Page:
Reviewing the Evidence Check tapes, a few things struck me.  The Chair Phil Willis was at pains to explain that the Evidence Check was NOT about whether homeopathy works or not: “….there seems to be a little confusion about the nature of the work that we are doing, this is not an inquiry into whether homeopathy works or not. This is an inquiry which follows a series of evidence checks across a number of government departments to see whether in fact there was any evidence to support the Government’s policy towards homeopathy. I want to make that absolutely clear.”

And then Mr Willis proceeded to ask the Minister for Health: “I wonder if we can therefore start with you, Minister. Does the Government have any credible evidence that homeopathy works beyond the placebo effect?”

Well as long as that’s clear then……

Given Mr Willis’s definition of the Evidence Check’s remit, the evidence that should inform government policy about the effectiveness of homeopathy are the reports on patient satisfaction and cost effectiveness submitted by the UK’s four remaining homeopathic hospitals, and the 2008 the Northern Ireland CAM project.

Inexplicably Mike O’Brien, the Minister for Health, did not mention the reports, and said that the Northern Ireland project didn’t include homeopathy!  Of course it did Mike!  And very effective and cost effective it was found to be.  That’s homeopathy in the real world with real patients getting satisfaction often when conventional medicine has failed to help them.  WHAT MORE EVIDENCE DOES THE GOVERNMENT NEED TO INFORM POLICY?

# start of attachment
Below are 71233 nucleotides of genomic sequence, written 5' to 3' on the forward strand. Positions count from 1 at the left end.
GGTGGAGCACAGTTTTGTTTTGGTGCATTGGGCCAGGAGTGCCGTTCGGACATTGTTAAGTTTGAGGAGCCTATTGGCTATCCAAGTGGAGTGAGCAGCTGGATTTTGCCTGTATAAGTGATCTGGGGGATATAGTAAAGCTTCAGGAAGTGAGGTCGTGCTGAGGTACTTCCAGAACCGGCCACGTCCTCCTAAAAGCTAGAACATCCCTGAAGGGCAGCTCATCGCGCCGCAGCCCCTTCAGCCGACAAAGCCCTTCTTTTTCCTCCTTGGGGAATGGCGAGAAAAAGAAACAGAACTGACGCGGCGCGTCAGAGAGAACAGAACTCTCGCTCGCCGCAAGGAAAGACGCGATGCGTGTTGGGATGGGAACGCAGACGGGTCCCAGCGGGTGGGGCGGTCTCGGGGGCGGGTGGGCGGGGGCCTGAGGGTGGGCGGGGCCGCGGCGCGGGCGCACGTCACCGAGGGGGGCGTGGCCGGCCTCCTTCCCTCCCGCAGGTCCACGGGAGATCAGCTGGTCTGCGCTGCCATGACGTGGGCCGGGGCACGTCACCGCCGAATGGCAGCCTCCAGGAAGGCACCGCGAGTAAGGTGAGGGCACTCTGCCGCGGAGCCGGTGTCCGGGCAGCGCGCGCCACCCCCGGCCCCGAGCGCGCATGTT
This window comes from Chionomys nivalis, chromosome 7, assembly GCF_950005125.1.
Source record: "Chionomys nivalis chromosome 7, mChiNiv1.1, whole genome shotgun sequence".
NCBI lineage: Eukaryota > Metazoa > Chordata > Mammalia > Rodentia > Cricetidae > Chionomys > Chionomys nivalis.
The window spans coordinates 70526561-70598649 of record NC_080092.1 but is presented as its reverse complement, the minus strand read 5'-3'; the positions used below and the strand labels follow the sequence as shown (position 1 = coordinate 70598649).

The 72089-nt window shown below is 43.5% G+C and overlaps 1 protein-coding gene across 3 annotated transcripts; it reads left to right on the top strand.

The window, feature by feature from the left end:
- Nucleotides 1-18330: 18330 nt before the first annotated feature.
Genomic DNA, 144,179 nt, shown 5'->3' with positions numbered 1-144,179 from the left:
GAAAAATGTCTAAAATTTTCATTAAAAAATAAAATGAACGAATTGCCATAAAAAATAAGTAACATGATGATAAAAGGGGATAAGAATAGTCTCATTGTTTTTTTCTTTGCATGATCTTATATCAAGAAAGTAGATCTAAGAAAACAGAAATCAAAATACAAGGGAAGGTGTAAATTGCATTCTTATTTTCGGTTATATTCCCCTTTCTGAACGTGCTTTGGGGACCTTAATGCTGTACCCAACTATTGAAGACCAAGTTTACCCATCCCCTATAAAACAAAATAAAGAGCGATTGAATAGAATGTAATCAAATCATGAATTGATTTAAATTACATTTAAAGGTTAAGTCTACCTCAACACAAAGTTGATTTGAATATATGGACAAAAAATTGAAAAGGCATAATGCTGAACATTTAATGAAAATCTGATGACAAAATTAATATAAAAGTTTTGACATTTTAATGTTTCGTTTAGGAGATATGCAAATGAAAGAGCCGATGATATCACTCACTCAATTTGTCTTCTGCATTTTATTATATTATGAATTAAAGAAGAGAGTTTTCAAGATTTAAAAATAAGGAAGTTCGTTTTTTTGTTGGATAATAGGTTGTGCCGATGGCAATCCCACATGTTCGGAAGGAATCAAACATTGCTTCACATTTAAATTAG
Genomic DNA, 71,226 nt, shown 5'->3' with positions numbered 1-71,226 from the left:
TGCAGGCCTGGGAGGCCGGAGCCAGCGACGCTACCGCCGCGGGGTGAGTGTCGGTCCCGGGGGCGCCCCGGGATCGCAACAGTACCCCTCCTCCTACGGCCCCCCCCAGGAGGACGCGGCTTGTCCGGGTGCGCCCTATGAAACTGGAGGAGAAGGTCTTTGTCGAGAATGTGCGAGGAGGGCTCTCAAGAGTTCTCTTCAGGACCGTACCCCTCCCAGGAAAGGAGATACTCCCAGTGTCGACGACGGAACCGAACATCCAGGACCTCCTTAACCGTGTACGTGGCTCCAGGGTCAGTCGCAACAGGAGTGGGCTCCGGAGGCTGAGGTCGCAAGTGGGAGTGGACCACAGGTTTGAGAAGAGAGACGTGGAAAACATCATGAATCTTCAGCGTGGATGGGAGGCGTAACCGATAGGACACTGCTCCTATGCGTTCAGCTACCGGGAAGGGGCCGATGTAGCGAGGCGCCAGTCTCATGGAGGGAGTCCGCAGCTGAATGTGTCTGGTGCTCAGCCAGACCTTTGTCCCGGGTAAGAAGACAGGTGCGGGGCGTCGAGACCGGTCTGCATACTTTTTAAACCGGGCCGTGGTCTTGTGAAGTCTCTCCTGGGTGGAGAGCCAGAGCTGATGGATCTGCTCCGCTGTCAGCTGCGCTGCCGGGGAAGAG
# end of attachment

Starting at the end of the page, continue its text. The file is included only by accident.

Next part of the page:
You can watch the BBC programme of the Get Well UK project here.

Once again – RCTs cannot adequately test homeopathy – it’s not a get out it’s just a fact – denialists are bright enough, why can’t they get that?   Rhetorical question – they don’t want to get it.

So where does all this leave us – bloggers everywhere making a meal out of 1023 – in the Guardian, in New Scientist, in The Independent, without exception full of mis-information. Gimpy and others doing their best to drive a wedge between medical homeopaths and professional homeopaths.  Media calls for withdrawal of funding for NHS homeopathy, calls for the manufacturing regulatory body to clean up its act, calls for Boots the high street chemist to stop selling homeopathic medicines……
Meanwhile homeopaths report new patients, sales of homeopathic medicines increase, Boots reserve the right to give consumers what they want, and homeopathy remains the fastest growing therapeutic system on planet earth.

Someone, somewhere, knows something the denialists refuse to believe.  Homeopathy works!  People know it, animals know it, cells lines in petri dishes know it.  Whatever happens in the UK at the hands of this motley crew of the ill-informed, the malicious, the vested interest groups, the career denialists, homeopathy is not going away.